- Certain Hot-Rolled Steel Flat Products from Australia: On April 30, 2019, Commerce released the final results of the Antidumping Duty Administrative Review (2016-2017).
On April 30, 2018, the President issued two new Proclamations regarding the 232 tariffs imposed on imports of steel and aluminum articles into the United States. The new Proclamations modify the previous steel and aluminum Proclamations with respect to imports from Canada, Mexico, the European Union, Argentina, Australia, Brazil and South Korea.
Continue Reading President Continues 232 Exemptions for Certain Countries, Announces Quota on Imports of Steel from South Korea
On March 22, 2018, the President issued new Proclamations temporarily exempting imports from certain countries from the steel and aluminum tariffs that were announced in Proclamations 9704 and 9705 of March 8, 2018. The President had previously exempted imports from Canada and Mexico and the new Proclamations add exemptions for imports from Argentina, Australia, Brazil, European Union member countries, and South Korea. However, the Proclamations make clear that the exemptions, including the exemptions for Canada and Mexico, are temporary and that tariffs will go into effect on imports from an exempted country on May 1, 2018 unless the country has reached an agreement with the United States on an alternative means to remove the threat to national security posed by imports of steel articles from the country. If any agreements are reached and any countries are exempted on a long term basis, the President will consider adjustments to the tariff level imposed on non-exempt countries.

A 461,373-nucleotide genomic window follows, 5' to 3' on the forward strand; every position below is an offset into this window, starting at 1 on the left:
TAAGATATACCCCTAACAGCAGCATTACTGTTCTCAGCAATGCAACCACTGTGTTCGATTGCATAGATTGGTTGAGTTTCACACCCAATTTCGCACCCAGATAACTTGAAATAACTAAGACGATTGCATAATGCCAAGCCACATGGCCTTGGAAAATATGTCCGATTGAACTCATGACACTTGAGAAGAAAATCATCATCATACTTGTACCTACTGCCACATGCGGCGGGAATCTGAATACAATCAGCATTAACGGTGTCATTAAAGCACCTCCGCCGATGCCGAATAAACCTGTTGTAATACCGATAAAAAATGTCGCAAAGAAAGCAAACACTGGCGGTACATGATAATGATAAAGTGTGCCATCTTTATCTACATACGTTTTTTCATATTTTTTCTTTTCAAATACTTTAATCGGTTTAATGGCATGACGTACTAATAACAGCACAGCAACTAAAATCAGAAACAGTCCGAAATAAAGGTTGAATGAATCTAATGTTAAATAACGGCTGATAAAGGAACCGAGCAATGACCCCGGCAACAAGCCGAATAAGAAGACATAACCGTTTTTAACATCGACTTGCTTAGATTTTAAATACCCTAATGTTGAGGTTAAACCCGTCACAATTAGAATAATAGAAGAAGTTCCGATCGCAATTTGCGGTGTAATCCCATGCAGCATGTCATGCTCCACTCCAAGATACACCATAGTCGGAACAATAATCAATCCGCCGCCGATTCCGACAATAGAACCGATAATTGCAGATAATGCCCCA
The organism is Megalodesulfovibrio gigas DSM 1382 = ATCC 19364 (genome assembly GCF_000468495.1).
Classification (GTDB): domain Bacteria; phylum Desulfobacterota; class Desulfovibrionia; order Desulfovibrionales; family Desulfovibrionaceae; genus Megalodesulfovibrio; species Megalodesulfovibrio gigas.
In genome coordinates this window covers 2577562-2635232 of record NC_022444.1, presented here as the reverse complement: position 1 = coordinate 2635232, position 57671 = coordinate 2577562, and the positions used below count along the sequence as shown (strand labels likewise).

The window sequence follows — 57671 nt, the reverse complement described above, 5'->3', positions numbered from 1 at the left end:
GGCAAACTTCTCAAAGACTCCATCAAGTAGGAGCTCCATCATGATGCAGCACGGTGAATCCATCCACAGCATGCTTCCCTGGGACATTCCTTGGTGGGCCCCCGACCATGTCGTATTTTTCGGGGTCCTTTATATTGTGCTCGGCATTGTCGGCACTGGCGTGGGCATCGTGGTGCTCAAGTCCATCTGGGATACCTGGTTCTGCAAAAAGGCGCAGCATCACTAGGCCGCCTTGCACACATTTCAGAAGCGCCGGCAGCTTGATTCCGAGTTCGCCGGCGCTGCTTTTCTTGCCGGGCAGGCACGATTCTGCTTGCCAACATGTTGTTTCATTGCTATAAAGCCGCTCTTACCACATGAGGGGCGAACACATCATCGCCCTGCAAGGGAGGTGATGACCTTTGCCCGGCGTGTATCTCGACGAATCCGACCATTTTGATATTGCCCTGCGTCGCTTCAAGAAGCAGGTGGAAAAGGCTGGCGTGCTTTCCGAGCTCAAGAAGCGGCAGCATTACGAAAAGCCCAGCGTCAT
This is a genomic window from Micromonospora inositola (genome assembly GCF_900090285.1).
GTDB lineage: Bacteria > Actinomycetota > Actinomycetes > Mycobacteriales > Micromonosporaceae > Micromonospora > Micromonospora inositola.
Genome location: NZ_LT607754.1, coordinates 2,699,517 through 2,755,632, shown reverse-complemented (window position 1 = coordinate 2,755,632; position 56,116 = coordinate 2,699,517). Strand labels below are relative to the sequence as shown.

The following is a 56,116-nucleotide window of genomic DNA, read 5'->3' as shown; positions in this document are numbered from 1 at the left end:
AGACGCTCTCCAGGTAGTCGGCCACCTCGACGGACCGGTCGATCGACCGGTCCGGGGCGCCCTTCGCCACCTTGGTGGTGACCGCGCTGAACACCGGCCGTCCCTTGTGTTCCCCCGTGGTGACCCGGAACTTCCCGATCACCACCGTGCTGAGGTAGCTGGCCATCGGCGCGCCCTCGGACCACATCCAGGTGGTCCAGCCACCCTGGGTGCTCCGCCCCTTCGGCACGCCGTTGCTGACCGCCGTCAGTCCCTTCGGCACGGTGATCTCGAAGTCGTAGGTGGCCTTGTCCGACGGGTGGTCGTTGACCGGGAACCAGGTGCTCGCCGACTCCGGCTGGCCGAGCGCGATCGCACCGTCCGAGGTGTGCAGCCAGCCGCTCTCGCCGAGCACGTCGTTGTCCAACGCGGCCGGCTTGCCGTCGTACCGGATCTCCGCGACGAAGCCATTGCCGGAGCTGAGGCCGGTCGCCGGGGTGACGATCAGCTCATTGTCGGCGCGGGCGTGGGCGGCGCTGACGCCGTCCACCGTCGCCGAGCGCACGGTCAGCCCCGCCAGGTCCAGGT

In the meantime, the President may consider quotas on imports from exempt countries. If a quota is imposed, the quota amount imposed will take into account all imports of steel and aluminum since January 1, 2018.
While the country exemptions may extend beyond May 1, depending on the progress on trade negotiations, there is no guarantee of such extensions.